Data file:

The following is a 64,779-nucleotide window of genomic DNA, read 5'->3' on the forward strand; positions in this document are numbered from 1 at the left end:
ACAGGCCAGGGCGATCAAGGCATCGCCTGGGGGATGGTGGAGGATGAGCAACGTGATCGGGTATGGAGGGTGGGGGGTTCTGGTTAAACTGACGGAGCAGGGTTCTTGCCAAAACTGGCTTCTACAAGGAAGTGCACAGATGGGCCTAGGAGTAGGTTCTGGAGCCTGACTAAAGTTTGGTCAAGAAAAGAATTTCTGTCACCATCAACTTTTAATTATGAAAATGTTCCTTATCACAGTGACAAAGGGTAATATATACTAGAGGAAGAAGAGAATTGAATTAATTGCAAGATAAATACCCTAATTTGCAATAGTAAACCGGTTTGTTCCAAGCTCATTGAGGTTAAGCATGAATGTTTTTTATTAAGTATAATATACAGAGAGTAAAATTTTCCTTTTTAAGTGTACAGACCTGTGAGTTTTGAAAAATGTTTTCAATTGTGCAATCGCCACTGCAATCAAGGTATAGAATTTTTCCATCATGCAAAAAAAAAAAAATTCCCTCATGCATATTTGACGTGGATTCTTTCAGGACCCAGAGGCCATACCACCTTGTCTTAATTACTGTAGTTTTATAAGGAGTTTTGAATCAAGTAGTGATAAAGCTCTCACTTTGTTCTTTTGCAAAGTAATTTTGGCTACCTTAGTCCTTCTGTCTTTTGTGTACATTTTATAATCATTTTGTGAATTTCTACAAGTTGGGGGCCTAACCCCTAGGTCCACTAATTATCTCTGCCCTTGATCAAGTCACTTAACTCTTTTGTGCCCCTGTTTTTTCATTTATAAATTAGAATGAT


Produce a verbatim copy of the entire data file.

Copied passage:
The following is a 64,779-nucleotide window of genomic DNA, read 5'->3' on the forward strand; positions in this document are numbered from 1 at the left end:
ACAGGCCAGGGCGATCAAGGCATCGCCTGGGGGATGGTGGAGGATGAGCAACGTGATCGGGTATGGAGGGTGGGGGGTTCTGGTTAAACTGACGGAGCAGGGTTCTTGCCAAAACTGGCTTCTACAAGGAAGTGCACAGATGGGCCTAGGAGTAGGTTCTGGAGCCTGACTAAAGTTTGGTCAAGAAAAGAATTTCTGTCACCATCAACTTTTAATTATGAAAATGTTCCTTATCACAGTGACAAAGGGTAATATATACTAGAGGAAGAAGAGAATTGAATTAATTGCAAGATAAATACCCTAATTTGCAATAGTAAACCGGTTTGTTCCAAGCTCATTGAGGTTAAGCATGAATGTTTTTTATTAAGTATAATATACAGAGAGTAAAATTTTCCTTTTTAAGTGTACAGACCTGTGAGTTTTGAAAAATGTTTTCAATTGTGCAATCGCCACTGCAATCAAGGTATAGAATTTTTCCATCATGCAAAAAAAAAAAAATTCCCTCATGCATATTTGACGTGGATTCTTTCAGGACCCAGAGGCCATACCACCTTGTCTTAATTACTGTAGTTTTATAAGGAGTTTTGAATCAAGTAGTGATAAAGCTCTCACTTTGTTCTTTTGCAAAGTAATTTTGGCTACCTTAGTCCTTCTGTCTTTTGTGTACATTTTATAATCATTTTGTGAATTTCTACAAGTTGGGGGCCTAACCCCTAGGTCCACTAATTATCTCTGCCCTTGATCAAGTCACTTAACTCTTTTGTGCCCCTGTTTTTTCATTTATAAATTAGAATGAT